The Ground Under My Feet
by Eva Kollisch
Hamilton Stone Editions. 11 pages, $14.95
EVA KOLLISCH’S The Ground Under My Feet is lSeveral essays also deal with her rescue from the Nazis by the Kindertransport—an operation that brought 10,000 Jewish children from Germany, Austria, and Czechoslovakia to England in 1938-39—and the subsequent effects of these experiences on her. Most of the pieces were published in other venues over a period of more than forty years. Although they were revised for this collection, the repetition of facts—for example, that her mother was a poet and her father an architect—is sometimes distracting. Yet the overall effect of this collection, its cumulative exploration of learning to cope with and survive virulent hatred and insane prejudice, is quite poignant and powerful.
Lesbian subject matter is presented briefly in the story “Stealing,” in which the autobiographical character, a young girl, uses money she steals to buy gifts for another girl on whom she has crush. A couple of essays refer to Naomi Replansky, Kollisch’s “longtime companion,” as she’s described in a biographical note; but she is called only “N.” or “my companion [who is]a woman” in those essays. “Together/Alone,” an essay about Kollisch’s experiences at a conference of people who survived Nazism because they were rescued by the Kindertransport, deals most extensively, and surprisingly, with a lesbian subject.
Kollisch laments in “Together/Alone” that, had N. been able to accompany her to the conference, Kollisch would have had an easier time: “We would have been able to share our impressions of what was happening here, and at night we would have found comfort in bed, feeling at ease and loved.” Naomi’s presence, Kollisch speculates, might have made things easier for another reason as well: she would not have had to feel challenged to declare she was a lesbian if N. had been there, because people would have seen for themselves what was surely self-evident. Yet would the nature of the relationship between Kollisch and N. really have been self-evident? As Kollisch recognizes, people might not have “seen” anything but two elderly ladies with “fine features,” and they might simply have assumed the two were nothing more than friends. However, what others might or might not have understood had Naomi come to the conference is irrelevant. She has not come, and the dilemma looms for Kollisch: how does a septuagenarian announce to a group of other septuagenarians, who have gathered to remember the Kindertransport, that she is a lesbian?
Kollisch, who has been married and has grandchildren, realizes that if she makes no declaration, she passes as straight. Hers is a dilemma that many of us, particularly those of a certain generation, will easily recognize. She can discuss anything in this group of survivors—painful losses, abuse by the family in England with whom she was placed. But the “ritual of self-disclosure” about her love for another woman is tremendously difficult. Finally, she rationalizes, “That I am all the other things I am or was—seems to me at least as important. Oh, leave me alone, don’t invade my privacy.” Kollisch misses the opportunity to come out on this occasion; yet she understands what is terribly wrong with her rationalizing. “If I don’t want to come out whenever I’m scared, I’m just another ‘good German’—supporting the insupportable.”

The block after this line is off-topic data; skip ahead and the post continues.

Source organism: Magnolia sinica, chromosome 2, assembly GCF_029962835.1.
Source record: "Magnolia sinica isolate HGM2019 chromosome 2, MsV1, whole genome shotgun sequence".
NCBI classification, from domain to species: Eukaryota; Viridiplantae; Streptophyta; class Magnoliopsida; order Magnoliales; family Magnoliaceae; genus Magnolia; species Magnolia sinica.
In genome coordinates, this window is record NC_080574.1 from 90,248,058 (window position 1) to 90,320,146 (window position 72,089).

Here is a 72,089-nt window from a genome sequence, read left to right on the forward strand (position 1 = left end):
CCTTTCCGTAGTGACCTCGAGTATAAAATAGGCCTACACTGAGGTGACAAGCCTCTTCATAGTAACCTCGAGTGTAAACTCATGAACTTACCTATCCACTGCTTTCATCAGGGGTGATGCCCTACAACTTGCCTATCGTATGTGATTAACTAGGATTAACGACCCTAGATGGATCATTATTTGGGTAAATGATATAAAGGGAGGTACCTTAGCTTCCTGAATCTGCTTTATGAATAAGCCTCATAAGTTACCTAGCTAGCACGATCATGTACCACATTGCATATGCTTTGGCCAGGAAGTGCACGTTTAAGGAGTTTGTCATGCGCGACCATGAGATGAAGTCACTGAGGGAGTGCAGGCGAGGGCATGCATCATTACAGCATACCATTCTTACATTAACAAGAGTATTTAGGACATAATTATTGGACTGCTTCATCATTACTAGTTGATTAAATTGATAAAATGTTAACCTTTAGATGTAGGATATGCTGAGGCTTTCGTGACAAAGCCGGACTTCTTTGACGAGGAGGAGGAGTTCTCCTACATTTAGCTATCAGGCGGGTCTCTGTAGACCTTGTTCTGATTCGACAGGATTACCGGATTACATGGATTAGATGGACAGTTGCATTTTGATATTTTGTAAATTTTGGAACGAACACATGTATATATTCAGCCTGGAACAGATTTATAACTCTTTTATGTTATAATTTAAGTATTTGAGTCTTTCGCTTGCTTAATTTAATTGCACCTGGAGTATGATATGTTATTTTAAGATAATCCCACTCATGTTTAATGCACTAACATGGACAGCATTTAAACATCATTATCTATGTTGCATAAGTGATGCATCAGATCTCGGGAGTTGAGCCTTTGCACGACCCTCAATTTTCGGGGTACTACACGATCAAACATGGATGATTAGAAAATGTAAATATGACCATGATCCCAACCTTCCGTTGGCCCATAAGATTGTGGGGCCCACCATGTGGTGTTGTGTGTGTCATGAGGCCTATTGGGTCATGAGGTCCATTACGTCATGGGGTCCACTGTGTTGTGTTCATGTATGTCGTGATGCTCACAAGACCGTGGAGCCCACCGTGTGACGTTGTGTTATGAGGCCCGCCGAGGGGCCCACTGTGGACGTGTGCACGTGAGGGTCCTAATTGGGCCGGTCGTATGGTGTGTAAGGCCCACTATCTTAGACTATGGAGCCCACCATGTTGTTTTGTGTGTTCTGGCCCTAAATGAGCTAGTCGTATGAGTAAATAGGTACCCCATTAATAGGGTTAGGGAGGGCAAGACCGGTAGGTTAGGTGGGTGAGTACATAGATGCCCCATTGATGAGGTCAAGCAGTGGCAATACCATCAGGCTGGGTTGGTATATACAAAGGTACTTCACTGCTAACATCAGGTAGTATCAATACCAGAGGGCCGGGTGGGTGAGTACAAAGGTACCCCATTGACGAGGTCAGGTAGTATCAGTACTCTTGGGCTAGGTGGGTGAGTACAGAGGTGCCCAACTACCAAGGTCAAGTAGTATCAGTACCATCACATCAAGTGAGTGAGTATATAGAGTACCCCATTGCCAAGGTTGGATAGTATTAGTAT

At a subsequent conference of the Kindertransport survivors, Kollisch did come out, and she reports in this essay that in doing so she experienced “a rush of gratitude and pride.” Predictably, among her fellow Kinder, who had themselves had such excruciating experiences of rejection, nobody “blinked an eye” at her pronouncement. She recognizes finally that her struggle was not with this group but with herself, with her terror of “the jeering mob,” a trepidation she’d learned as a Jewish child among anti-Semites. “Together/Alone” invites the GLBT reader to understand that the worst struggle in coming out is almost always with ourselves and the “jeering mobs” that are etched in all our psyches.
While lesbian material is not dominant in these thoughtful essays and stories, the language and situations throughout the collection will suggest to many readers parallels between their own histories and that of Jews in pre-Hitler Austria. In the story “In the Land of the Absolute,” for example, the autobiographical character develops self-hatred, looking down on other Jews because she suffers verbal and physical attacks for her Jewishness from her anti-Semitic classmates. In the story “A Day in Three Voices,” the main character, again bullied and discriminated against, struggles to accept “that she was a ‘Jew’ and trie[s]to summon up the pride of being different.” In the essay “Father,” Kollisch speculates about the plight of her father, who had to learn to function in a conservative and fiercely anti-Semitic environment. How did he manage even to operate in his profession in the face of so much hatred and hostility? “What a high wire act it must have been for him to exude self-confidence and insouciance, as if he never doubted his right to belong.” Most of the essays and stories in The Ground Under My Feet are about the suffering visited on people not because of anything they did but simply because of who they were. It will take no great stretch of the imagination for GLBT readers to identify with their pain and struggle.
Lillian Faderman is the author of several books on lesbian history as well as the memoir, Naked in the Promised Land.